Let’s start getting your shine on. Tell us who you are beyond an author.
I suppose the first place to start is if I want to be sexy, like my book or mysterious like a woman is supposed to be. I think I'm gonna go with honest though. I'm really rather dull. I work two jobs to make ends meet since my divorce and I've got a cat. I crochet, play video games, and read a lot. I'm a bit of a dork and a spaz. I still feel like the nerdy kid with crooked teeth and funny clothes that no one wants to play with. I've never outgrown it and as a result, I'm very shy. I've learned to overcome that, however. I take life by the horns. I just plunge in and hope for the best. Because of that, I can be a little overwhelming and people either love me or hate me. I don't like the hate part; I'm terribly vulnerable. I guess, I'm just a person with the same hang ups and issues as anyone else.
Show us when you realized you had a passion for writing?
I don't think I have a passion for writing. I have a passion for reading and like many people, I wanted to see if I could do it too. I continue to do it because I want to be good at it. I realize that I have a gift for language and I want to hone it. This is my usual compulsion. The other reasons I write is because I have so much inside me that I need to pour out. But, back to the question at hand, I realized that I needed to write when I was a moody teenager. I had these intense feelings of loneliness and a need to experience more, and I poured this out in poetry. Eventually, the poetry wasn't enough and I found myself writing longer pieces that became stories.
We understand that uniqueness counts in the literary world, but we equally understand there must be relatability. Tell us an author with whom you share similar writing styles.
I'd say I share similar styles with two authors. One would be Anne Rice. The woman has a penchant for description that I've always envied and enjoyed. I try to emulate that. It lends a richness to stories that is especially useful in erotica. The other would be Jamie Joy Gatto. Jamie Joy writes or rather, did write, she's 'retired', erotica that was emotional and deeply moving. The sex was arousing yes, but also a vehicle for a deeper things than romance and getting your rocks off.
Show us how your styles are similar.
Ah, my styles are similar to Anne Rice in the way that I layer on descriptions. I can be almost flowery sometimes. I tend to spend a great deal of time on things that are really of little importance to the plot because I want to bring to life a certain feeling or setting. Now, as far as Jamie Joy, our subject matter is almost the same. I can't write just sex. Everything I've ever written has had some emotional quality to it which is a great deal like JJ's.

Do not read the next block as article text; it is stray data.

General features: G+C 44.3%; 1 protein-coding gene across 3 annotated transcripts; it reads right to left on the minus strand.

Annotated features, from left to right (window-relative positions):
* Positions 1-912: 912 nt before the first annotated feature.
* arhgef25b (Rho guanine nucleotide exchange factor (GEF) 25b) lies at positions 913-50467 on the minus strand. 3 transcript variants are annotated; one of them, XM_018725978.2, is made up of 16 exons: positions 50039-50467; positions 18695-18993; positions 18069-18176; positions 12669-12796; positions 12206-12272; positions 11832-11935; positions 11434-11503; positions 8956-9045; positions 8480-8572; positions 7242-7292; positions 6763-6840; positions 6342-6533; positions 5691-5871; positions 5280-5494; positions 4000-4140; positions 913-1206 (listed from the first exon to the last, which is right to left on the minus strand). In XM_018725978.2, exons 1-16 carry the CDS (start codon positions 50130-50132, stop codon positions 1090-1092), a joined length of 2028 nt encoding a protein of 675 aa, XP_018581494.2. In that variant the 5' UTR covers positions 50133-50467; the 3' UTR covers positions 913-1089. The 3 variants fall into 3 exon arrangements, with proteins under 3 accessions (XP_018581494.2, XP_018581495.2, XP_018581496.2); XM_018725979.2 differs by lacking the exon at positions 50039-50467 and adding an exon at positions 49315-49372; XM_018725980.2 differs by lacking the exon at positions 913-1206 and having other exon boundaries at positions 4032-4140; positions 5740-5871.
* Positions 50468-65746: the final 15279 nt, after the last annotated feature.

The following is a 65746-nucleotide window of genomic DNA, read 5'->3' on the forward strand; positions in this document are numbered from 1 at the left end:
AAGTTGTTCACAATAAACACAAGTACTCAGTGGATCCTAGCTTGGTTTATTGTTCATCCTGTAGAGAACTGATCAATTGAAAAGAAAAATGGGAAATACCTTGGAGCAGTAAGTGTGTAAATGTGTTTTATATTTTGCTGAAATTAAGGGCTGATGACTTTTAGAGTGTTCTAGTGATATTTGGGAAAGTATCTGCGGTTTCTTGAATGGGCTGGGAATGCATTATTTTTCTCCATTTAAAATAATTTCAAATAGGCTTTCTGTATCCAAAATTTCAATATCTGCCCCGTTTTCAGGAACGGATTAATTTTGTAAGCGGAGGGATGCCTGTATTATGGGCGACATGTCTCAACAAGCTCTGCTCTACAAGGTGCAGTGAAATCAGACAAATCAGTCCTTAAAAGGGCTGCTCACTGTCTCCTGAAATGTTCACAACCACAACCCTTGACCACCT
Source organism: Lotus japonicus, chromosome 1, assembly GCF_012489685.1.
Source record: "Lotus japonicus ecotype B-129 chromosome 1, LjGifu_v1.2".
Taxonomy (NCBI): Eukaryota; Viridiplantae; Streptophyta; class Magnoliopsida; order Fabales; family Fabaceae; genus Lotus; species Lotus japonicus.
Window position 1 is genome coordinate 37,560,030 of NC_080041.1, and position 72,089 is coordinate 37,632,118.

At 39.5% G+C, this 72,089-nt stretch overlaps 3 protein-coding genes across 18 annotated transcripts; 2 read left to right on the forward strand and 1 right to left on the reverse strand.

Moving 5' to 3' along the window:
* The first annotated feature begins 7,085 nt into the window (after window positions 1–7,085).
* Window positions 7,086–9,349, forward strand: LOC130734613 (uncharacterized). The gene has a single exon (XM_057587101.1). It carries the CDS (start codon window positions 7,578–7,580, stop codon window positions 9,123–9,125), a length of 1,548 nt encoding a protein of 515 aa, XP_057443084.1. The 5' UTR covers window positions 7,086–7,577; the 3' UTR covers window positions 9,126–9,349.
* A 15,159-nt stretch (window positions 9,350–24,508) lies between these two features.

Tell us your preferred writing genre and the genre you prefer to read.
I don't really have a preferred writing genre. I've tried my hand at erotica, horror, humor, main stream fiction, fantasy, etc. I just write a story, regardless of what it's about. It's easier to sell erotica, however, so I usually stick to that. I prefer to read fantasy. I'm a bit of a dork in that respect. But, I'll read anything. A book just has to be good.
Show us what your audience looks like.
I would hope everyone, but I've always envisioned most of my readers as open-minded women who understand intense emotions. Age doesn't make a difference, but she'll have had a few long term relationships and will be able to understand the pain associated with love that often happens without either partner trying to wound the other.
Tell us an important lesson, on the business side of publishing, that you've learned on your journey.
Writing doesn't make you rich. Plain and simple. Don't quit your job to be a writer. Quit your job after you've become a writer, if you can, but don't expect to make it big just because you write a good yarn. There's always someone out there who's better than you or a publisher who doesn't want what you're selling. So don't expect to be rolling in the dough.
Going back to the beginning, show us the day you received your publication offer or the first time you saw your bound book.
I want to talk about the first time I saw my contract. That's when it all became real to me. There it was, in black and white, the things I'd been working towards for seven years. I squealed and clutched it to my chest. I took it out of the envelope and filled it out with a good pen using the utmost precision. I was reverent.
Tell us your expectations of an aspiring author approaching you for information about writing/publishing?
I don't really have any expectations. Mostly because I don't think I'm the best for advice, but if someone were to approach me, I'd expect them to have written something before and had it lauded by an English teacher, a contest, maybe a newspaper. It would be very odd to just decide to be a writer if you've never tried writing.
Ready to shine? Tell us the name of your book.
Bittersweet. One word. You can find it March 30th at Logical-Lust Publications, an imprint of LL Publications
From one of your character's point of view, show us why we should buy it. From a character's point of view?
Ah, buy it so they know they aren't alone. These men and women I write about are hurting, they're reaching out. Buy the book, empathize with them.
Tell us where we can find you on the internet.